Treatment of animals sustaining chest trauma should include provision of supplemental oxygen and careful administration of analgesics to improve ventilation.64 Many veterinarians are hesitant to use opioids in critically ill patients that have sustained chest trauma because of concern that the respiratory-depressant effects of opioids will further decompensate the patient and worsen existing hypoxemia. However, there is a paucity of studies evaluating respiratory function in small animals during opioid administration. A study by Berg and Orton67 is the only one in the literature that evaluates blood gases in dogs receiving morphine and oxymorphone after intercostal thoracotomy. Hypoventilation was documented as evidenced by elevated partial pressure of CO2; however, the degree of hypoventilation was not clinically significant and does not support withholding opioids from patients with thoracic disease. In general, most clinicians and critical care specialists believe that dogs and cats are relatively resistant to the respiratory-depressant effects of opioids and that these effects are likely only with the use of other centrally depressive drugs (e.g., anesthetic agents).68,69 Opioids can also be administered to effect, and potential reversal with naloxone is an option in case adverse effects occur. Therefore, it is safe and highly recommended to administer low doses of ?-opioids (e.g., morphine, hydromorphone, oxymorphone, fentanyl), opioid agonist-antagonists (e.g., butorphanol), or partial opioid agonists (e.g., buprenorphine).64,68-70 Accepted doses of ?-opioids include morphine at 0.5 to 1 mg/kg SC or IM q3-4h or fentanyl at 1 to 5 ?g/kg/hr via constant-rate infusion, both of which anecdotally provide adequate analgesia without impairing ventilation.71 Alternatively, opioid agonist-antagonists have a ceiling respiratory-depressant effect, thereby reducing the risk for respiratory compromise.71,72 Butorphanol can be used safely at doses of 0.1 to 0.2 mg/kg IV q1h or 0.2 to 0.4 mg/kg SC or IM q1-2h.68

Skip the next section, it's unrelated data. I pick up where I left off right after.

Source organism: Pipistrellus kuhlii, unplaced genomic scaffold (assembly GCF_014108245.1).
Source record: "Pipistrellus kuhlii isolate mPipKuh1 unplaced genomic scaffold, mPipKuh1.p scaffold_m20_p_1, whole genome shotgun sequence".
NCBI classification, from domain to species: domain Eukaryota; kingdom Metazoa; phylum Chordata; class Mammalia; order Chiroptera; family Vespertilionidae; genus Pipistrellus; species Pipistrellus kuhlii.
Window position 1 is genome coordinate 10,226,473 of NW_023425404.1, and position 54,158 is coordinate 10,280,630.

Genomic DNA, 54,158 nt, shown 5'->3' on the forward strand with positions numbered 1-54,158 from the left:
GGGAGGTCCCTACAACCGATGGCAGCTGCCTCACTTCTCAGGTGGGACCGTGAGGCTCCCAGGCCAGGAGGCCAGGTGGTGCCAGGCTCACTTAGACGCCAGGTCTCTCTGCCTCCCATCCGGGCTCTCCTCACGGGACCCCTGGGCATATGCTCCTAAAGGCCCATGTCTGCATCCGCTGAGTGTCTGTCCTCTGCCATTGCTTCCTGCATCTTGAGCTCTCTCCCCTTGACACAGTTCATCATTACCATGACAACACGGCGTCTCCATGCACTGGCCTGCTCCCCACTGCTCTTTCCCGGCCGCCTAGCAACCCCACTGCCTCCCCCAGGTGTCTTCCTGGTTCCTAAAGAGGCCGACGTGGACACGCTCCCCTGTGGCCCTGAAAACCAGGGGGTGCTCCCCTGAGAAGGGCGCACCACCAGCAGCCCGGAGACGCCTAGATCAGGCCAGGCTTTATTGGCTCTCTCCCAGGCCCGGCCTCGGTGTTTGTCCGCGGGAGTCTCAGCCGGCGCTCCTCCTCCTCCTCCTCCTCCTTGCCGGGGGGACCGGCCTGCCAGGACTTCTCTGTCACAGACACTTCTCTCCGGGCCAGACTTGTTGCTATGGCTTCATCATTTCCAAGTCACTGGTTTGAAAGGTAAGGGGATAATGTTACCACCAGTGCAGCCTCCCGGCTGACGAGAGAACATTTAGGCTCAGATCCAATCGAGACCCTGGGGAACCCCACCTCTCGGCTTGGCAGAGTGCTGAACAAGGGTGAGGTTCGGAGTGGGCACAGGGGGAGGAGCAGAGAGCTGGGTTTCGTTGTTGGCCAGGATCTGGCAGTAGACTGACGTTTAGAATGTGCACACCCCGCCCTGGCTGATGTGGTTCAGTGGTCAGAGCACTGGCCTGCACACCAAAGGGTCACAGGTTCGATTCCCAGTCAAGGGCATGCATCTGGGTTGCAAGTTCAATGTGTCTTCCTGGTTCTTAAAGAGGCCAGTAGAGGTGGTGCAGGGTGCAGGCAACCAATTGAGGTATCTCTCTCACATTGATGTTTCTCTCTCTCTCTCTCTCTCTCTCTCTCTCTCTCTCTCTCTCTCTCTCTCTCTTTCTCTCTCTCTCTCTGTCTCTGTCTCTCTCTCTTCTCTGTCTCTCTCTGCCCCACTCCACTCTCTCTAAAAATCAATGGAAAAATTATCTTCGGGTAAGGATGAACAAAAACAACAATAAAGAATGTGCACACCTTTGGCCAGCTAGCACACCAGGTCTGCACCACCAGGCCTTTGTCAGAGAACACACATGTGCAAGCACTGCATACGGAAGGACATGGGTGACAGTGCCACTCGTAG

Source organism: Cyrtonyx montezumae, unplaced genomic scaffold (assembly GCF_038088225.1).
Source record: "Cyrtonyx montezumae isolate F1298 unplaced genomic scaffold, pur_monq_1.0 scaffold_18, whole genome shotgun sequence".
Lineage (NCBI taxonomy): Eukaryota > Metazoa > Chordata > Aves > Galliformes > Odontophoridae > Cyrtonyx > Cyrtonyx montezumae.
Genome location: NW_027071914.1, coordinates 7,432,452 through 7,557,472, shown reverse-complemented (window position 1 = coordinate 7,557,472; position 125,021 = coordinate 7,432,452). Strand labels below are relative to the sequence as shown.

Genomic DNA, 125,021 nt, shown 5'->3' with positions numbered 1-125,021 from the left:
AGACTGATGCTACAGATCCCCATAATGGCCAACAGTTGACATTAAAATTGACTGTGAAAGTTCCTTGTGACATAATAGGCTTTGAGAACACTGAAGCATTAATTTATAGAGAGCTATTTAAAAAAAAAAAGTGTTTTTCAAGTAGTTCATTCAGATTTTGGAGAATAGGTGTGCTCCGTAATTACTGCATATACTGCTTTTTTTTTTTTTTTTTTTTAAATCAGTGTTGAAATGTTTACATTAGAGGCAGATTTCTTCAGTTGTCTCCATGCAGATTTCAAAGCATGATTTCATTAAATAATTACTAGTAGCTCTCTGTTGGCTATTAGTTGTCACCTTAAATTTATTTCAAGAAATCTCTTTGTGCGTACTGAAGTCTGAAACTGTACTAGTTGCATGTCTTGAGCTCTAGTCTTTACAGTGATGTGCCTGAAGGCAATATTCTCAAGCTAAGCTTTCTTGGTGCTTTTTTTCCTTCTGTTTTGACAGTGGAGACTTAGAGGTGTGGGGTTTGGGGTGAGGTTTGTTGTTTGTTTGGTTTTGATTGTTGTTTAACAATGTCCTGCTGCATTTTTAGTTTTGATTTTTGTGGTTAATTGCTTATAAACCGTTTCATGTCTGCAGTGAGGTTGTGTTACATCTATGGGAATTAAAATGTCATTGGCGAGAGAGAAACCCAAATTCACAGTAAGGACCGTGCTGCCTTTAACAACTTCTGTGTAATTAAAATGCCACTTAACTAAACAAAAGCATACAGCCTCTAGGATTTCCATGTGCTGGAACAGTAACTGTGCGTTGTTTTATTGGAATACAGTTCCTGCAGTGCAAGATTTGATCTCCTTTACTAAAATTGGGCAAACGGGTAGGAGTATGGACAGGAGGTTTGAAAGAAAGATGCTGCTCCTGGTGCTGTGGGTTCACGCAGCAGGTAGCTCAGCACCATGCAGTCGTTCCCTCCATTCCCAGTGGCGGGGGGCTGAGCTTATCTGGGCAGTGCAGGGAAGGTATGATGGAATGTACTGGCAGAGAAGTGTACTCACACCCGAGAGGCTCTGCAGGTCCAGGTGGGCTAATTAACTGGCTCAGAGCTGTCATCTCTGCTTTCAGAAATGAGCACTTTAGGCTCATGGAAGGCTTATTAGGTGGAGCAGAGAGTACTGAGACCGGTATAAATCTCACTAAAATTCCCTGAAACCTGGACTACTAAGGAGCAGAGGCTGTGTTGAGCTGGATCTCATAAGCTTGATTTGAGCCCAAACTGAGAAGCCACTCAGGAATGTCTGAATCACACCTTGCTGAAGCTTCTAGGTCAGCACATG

In addition to opioid administration, in cases of rib fractures or flail chest, local analgesics can be applied at the caudal border of each rib, above and below each fracture site, and at the caudal borders of the rib cranial to and caudal to the flail segment.73 The duration of action of lidocaine is 1 to 2 hours, and the total dose is 1 to 2 mg/kg diluted to sufficient volume to deliver 0.5 ml at each injection site.64,68 Bupivacaine may be used at the same dose, and its effects last 4 to 6 hours.68 These methods enable conservative management of chest wall injuries and avoid the need for internal or external stabilization of flail segments while improving chest wall excursion and reducing hypoventilation.


    A solid understanding of CPCR, fluid therapy, trauma, and shock are pertinent to ensuring that emergency clinicians are able to provide effective and appropriate care for critical patients. Because these topics encompass some of the most important aspects of emergency and critical care, they are constantly being reevaluated. Reevaluation may come via new scientific evidence or modifications of expert opinion. Thus many beliefs that were previously considered correct are no longer appropriate. It is important to recognize the most up-to-date evidence and reasoning for the development of new techniques and standards to provide the best quality of care for critical patients.

    *A companion article on misconceptions about metabolic disease and intensive care medicine starts here.

    Downloadable PDF

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    References »